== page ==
Autoportrait, the brief, uncompromising memoir that Levé composed during that same trip, is a variation on this aesthetic in prose. The book is composed entirely of brisk declarative sentences about the author in the first person, often without any discernible narrative coherence. Representative segments can be found virtually at random: “I am against stucco. I do not like exposed stone any better than exposed beams. In company, I am less guilty when I transgress. I have not predicted that Mick Jagger will die of prostate cancer. I have a weakness for negative formulations, counter-formulations, reformulations, and deformations. When I expect to achieve nothing, ideas come.” These confessions, seemingly thrown off at random, nevertheless provide a glimpse into the architecture of the memoir itself. Such strands as the one above are scattered throughout Autoportrait, but, as with the allusions elsewhere to personal alienation and trauma that underscore Levé's shell-shocked tone, one grasps at them at one's own peril. From the outset, the book silently dissuades a search for any clé, any resolution to the prevailing mystery. Instead, these fragments and asides, compiled as they are, have an inescapable quality of music slowly building on itself, growing with an urgency that transcends rationality, sustained but never cathartic. Levé's ambivalence to the memoir as a construct prevails throughout Autoportrait, its own kind of deformation, wherein the act of explaining a life becomes interchangeable with describing an image—whatever details can be discerned, in any order you like. Levé's own portrait, too, is rendered a landscape.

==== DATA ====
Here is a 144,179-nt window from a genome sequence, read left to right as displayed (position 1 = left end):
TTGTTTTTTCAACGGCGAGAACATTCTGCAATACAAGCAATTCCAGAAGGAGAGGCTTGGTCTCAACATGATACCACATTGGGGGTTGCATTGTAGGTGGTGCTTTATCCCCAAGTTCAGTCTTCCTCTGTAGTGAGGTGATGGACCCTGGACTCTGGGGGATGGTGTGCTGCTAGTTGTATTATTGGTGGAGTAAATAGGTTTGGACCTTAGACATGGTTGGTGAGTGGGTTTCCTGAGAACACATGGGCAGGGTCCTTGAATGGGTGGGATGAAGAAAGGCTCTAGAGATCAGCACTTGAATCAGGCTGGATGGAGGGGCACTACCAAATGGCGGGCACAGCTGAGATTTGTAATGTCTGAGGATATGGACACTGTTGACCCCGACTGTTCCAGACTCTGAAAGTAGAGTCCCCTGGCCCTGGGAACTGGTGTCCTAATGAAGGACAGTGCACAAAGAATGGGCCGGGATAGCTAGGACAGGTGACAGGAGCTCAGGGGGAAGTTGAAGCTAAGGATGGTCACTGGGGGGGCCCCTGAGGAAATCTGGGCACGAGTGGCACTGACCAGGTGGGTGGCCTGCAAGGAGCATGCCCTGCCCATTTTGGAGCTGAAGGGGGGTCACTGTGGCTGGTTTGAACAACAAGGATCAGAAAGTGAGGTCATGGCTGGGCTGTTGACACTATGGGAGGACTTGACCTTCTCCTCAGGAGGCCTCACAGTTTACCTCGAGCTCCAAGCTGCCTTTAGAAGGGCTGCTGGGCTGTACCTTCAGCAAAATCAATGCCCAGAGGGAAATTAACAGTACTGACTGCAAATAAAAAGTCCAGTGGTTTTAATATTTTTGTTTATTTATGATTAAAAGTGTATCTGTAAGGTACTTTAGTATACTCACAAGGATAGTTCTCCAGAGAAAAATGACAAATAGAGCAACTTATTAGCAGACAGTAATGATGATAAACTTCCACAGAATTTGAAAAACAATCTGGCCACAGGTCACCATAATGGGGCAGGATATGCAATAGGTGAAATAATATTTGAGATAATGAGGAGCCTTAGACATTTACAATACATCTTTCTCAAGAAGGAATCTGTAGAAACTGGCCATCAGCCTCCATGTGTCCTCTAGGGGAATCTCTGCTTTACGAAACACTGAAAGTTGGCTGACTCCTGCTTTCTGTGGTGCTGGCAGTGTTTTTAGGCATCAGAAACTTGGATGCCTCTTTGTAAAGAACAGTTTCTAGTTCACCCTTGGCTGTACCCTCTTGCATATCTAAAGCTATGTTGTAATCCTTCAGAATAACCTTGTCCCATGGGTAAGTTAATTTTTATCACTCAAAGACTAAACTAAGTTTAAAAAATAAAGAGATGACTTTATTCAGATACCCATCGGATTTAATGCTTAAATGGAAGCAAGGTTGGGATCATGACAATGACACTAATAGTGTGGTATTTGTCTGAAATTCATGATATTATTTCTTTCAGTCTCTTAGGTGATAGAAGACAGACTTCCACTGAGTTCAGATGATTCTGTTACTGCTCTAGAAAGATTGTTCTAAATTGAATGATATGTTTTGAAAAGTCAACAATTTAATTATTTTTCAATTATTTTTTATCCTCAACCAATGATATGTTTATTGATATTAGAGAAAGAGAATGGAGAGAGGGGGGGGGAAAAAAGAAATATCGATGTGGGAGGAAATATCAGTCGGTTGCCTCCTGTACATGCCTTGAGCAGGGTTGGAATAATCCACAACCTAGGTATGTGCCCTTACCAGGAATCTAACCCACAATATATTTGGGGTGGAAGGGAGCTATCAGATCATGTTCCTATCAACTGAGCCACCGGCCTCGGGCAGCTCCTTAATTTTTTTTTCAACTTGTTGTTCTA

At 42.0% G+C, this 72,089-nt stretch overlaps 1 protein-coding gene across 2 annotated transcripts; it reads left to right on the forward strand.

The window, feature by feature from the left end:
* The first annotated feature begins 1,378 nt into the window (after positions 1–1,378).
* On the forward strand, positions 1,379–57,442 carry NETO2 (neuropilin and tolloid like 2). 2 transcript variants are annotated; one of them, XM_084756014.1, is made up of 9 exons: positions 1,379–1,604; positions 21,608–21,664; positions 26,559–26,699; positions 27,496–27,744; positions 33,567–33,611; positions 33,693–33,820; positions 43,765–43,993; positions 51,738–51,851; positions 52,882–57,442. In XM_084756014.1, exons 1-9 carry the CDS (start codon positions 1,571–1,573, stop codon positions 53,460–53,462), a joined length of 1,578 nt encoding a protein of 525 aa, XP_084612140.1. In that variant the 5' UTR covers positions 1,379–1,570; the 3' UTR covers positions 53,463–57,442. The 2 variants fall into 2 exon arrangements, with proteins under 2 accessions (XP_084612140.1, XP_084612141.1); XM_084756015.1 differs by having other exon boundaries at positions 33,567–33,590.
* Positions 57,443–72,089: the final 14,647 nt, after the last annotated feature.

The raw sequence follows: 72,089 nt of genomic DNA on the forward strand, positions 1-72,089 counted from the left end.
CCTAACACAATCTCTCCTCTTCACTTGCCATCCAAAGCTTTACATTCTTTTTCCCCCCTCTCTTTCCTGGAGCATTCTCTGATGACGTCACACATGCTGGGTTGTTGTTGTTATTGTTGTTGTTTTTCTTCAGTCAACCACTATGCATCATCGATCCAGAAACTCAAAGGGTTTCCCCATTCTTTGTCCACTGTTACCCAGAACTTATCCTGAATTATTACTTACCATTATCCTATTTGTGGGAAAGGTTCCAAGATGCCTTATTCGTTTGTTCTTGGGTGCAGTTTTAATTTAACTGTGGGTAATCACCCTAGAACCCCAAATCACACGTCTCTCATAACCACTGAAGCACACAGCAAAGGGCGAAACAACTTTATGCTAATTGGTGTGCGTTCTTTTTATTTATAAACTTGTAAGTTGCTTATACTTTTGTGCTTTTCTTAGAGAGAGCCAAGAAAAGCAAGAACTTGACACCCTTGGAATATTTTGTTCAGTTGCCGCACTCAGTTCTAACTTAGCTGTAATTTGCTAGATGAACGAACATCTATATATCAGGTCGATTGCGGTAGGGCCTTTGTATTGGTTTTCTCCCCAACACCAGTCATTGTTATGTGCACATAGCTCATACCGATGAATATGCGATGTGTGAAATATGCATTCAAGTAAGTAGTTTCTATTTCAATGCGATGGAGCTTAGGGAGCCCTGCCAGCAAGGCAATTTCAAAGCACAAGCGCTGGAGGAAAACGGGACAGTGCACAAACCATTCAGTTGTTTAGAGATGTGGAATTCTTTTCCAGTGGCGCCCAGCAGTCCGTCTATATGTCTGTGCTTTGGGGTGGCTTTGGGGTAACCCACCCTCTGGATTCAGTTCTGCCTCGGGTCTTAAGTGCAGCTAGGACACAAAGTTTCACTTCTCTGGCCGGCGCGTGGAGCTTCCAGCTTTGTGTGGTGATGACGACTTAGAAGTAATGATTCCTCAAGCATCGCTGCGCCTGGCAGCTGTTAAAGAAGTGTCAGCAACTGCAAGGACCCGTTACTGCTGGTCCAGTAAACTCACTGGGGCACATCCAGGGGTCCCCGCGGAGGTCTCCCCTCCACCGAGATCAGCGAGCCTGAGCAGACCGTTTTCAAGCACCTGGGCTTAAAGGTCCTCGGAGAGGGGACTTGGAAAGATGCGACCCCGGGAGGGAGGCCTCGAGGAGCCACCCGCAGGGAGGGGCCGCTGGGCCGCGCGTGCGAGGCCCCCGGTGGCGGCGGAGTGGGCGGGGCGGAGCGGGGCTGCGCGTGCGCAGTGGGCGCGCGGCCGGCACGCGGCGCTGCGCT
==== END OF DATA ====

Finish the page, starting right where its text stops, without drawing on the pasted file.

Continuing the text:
Amérique was Édouard Levé's final collection of photos. In 2007, the year after its publication, he took his own life at 42. His last prose work, the short novel Suicide, was completed 10 days before his death, and expands on an anecdote in Autoportrait about a childhood friend. “To survive an ordeal,” Levé says elsewhere, “I break it up into sections.” One might glean that those sections were his projects—his photos and his books—and that the ordeal was life itself.
In his essay “The Empty Plenum,” David Foster Wallace unpacks David Markson's novel Wittgenstein's Mistress by invoking Ludwig Wittgenstein's Tractatus Logico-Philosophicus as the novel's conceptual germ, and while I have no way of knowing whether Levé read any Wallace, Markson, or Wittgenstein (in the book he maligns reading in translation) I couldn't shake Wallace's explanation while reading Autoportrait: “[According to the Tractatus] the world is everything that is the case; the world is nothing but a huge mass of data, of logically discrete facts that have no intrinsic connection to one another…Any one [fact] can either be the case, or not be the case, and everything else remain the same.” Wallace contends that the tragedy of Markson's heroine, Kate, is the futility of trying to restore continuity to facts that refuse to hang together—the novel's own mirror of the Tractatus's inhospitable world.
Autoportrait and Wittgenstein's Mistress have much in common. Both are experimental, fragmentary meditations on lives lived relentlessly in the face of depression. For Kate, the last woman on Earth, meaning is crumbling all around. For Édouard, it's the ability to find meaning for himself that's crumbling. Autoportrait aspires to a kind of annihilation of the self. Ripped from their emotional and chronological continuum, the atomic facts of Levé's life leave no system, no root by which we can return to the source. Autoportrait's singular achievement is the melancholy which haunts its pages like a phantom but eludes comprehension.
Édouard Levé's Autoportrait was released on February 7 by Dalkey Archive Press. To purchase it, click here.